Davies and Lineweaver summarize their view as follows:
“The genes of cellular cooperation that evolved with multicellularity [animal life] about a billion years ago are the same genes that malfunction to cause cancer. We hypothesize that cancer is an atavistic condition that occurs when genetic or epigenetic malfunction unlocks an ancient ‘toolkit’ of pre-existing adaptations, re-establishing the dominance of an earlier layer of genes that controlled loose-knit colonies of only partially differentiated cells, similar to tumors. The existence of such a toolkit implies that the progress of the neoplasm [cancer] in the host organism differs distinctively from normal Darwinian evolution.”
Instead of viewing the hallmark trait of cancer, namely incessant proliferation, as a newly evolved trait spurned by random mutations, it would be considered the default state of the cell, having been developed a billion years ago when “not dying” would have been the first priority. Remember, this ancestral assemblage of cells would not have had the differentiation of cell type and specialization of tissue associated with higher animals—skin, hair, claws, etc.—with which to protect itself against the environment.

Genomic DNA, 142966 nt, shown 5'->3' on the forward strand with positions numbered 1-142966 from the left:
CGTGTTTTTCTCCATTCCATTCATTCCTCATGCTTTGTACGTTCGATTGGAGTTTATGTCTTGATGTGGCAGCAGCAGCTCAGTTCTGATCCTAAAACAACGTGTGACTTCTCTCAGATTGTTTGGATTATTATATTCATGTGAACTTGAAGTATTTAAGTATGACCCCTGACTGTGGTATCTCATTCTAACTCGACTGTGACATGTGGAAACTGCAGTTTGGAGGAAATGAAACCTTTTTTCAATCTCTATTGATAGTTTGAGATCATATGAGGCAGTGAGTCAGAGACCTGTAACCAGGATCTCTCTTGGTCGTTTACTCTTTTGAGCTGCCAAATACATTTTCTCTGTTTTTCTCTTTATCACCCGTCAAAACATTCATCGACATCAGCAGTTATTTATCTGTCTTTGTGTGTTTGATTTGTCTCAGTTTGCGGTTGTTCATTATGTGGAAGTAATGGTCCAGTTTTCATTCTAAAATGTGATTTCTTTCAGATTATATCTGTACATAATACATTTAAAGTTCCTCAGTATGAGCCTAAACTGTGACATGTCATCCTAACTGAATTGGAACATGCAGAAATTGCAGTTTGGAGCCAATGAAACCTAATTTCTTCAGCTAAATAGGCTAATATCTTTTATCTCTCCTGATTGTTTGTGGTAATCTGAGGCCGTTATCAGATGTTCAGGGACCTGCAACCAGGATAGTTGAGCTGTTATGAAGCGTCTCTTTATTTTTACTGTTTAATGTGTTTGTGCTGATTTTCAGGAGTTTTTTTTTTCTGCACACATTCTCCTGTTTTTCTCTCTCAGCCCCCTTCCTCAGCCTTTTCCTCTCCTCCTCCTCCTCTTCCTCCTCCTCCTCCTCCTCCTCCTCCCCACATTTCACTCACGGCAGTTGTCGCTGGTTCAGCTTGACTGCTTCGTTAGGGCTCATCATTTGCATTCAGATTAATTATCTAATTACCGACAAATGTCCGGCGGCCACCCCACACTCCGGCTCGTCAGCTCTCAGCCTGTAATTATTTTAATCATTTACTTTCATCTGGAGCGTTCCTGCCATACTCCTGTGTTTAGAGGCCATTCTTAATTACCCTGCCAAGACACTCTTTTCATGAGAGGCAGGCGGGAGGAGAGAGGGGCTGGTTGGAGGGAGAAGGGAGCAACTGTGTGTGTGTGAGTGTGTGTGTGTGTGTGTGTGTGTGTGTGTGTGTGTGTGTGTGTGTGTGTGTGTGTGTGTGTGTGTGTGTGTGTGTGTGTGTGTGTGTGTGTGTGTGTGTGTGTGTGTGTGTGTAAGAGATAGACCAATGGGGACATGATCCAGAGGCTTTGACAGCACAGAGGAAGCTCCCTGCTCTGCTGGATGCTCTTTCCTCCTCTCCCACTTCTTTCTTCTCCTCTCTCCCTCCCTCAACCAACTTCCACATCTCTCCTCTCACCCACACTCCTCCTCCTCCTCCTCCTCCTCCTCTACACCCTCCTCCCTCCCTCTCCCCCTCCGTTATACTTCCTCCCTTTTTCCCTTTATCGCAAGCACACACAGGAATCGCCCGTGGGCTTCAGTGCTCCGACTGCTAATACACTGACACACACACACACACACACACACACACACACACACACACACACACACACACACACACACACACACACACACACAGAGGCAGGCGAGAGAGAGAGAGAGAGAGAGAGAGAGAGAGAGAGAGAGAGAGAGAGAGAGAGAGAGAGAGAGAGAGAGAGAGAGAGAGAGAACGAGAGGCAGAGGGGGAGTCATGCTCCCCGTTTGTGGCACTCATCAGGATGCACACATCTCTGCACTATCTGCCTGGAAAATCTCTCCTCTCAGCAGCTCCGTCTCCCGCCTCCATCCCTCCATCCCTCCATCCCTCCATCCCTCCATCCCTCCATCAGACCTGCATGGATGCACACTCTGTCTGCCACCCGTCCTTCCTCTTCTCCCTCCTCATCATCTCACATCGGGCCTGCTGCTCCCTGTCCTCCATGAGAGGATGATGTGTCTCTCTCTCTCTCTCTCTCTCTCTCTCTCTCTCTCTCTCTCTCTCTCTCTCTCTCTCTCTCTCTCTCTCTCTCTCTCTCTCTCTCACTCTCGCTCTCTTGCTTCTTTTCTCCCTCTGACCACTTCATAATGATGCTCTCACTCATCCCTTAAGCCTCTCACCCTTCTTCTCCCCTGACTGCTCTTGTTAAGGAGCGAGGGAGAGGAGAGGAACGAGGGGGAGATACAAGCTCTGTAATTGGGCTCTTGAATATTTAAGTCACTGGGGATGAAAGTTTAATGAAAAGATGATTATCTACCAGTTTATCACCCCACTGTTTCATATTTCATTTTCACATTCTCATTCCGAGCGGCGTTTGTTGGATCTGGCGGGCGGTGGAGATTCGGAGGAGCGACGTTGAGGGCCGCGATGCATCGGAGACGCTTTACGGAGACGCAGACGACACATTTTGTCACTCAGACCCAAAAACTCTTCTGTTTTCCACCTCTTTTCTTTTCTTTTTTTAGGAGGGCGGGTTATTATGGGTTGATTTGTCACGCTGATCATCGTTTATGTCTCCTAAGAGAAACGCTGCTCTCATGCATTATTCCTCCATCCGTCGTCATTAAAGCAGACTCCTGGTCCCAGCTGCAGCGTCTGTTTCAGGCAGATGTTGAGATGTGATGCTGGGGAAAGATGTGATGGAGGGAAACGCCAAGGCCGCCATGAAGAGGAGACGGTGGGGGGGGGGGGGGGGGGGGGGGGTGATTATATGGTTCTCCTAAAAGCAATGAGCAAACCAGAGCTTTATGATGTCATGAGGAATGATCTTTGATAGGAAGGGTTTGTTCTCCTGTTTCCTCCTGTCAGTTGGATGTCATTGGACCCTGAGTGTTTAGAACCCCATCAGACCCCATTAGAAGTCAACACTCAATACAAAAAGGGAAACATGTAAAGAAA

Damage to the skin in animals, for instance, results in the rapid death and sloughing off these “extra” cells, to be replaced by new healthy ones. A still barely multicellular entity would not have this luxury, and would entrench itself within genetic traits associated with resilience—the ability to resist all manner of environmental assault—and would express a highly “selfish” form of behavior we now consider a fundamental property of cancer.